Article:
Why we should be concerned about the backlash against Mindy Kaling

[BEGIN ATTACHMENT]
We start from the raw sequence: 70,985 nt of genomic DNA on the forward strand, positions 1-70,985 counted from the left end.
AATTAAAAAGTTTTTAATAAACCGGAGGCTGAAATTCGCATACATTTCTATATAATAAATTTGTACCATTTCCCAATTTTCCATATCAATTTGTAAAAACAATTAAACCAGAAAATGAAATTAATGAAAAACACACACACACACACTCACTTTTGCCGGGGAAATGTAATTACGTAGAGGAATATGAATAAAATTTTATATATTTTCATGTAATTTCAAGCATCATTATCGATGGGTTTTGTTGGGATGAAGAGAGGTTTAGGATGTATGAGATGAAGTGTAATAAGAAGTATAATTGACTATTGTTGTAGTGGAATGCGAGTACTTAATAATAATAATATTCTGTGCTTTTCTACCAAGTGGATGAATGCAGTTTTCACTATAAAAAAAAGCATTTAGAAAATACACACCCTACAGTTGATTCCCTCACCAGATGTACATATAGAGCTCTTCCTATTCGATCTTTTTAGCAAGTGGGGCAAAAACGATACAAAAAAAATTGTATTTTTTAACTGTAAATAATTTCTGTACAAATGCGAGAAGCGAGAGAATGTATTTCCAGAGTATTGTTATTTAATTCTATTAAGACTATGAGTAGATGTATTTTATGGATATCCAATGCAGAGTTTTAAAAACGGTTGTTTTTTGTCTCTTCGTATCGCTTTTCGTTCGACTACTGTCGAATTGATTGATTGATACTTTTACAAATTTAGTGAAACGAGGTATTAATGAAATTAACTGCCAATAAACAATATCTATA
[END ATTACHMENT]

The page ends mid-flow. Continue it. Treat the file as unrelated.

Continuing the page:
A couple weeks ago as I was on Hulu looking for new shows to watch I came across the Mindy Project. Recognizing Mindy Kaling’s face from the office, I decided to take a look. Despite the occasional inappropriate and problematic comment , it was refreshing to see a woman of color playing a role that stepped away from the so common stereotyped characters we see on television, whether the quiet and studious genius,or the hypersexualized, underprivileged teenager. Some might wonder why on a blog that’s about mixed race I would choose to talk about this show and the curent backlash it is facing. The fact is that, talking about mixed race America also means addressing deeply entrenched issues about racial perceptions, and what it means to be a person of color in a white-centric society. Racialicious published an article by guest contributor Nisha Chittal this past week that directly addresses the question of why we should be concerned about the backlash Mindy Kaling has received. As I said before there is no doubt that some of the script for the show is offensive, but as offensive T.V. is concerned The Mindy Project does not come close to the messages we see in the majority of television programming. Nisha Chittal makes a relevant comparison between the praise the show Girls has received and the criticism the Mindy Project is getting. ” When Lena Dunham launched Girls,” Chittal writes,”Dunham was praised for creating and portraying a character not typically seen on TV screens: a young, post-college, average-looking, single woman with romantic woes, whose flaws and insecurities are on display. Kaling portrays a similarly flawed character, but has not received the same praise.” Many reviews of Dunham’s ‘Girls,’ have praised her for being so relatable. And here is where a conversation about race relations as seen in pop culture has to ensue. What is the value of whiteness in the context of rendering characters quote on quote more or less American, more or less relatable. Chittal considers the implications of writing a character that steps away from the stereotyped messages we receive of women of color in American society, specifically in the media. “One of the subtle, but important things about Kaling’s writing is that her characters are simply people, who happen to be Indian American – never the token ethnic character; never a larger-than-life cartoon stereotype whose racial identity serves as fodder for cheap jokes.”



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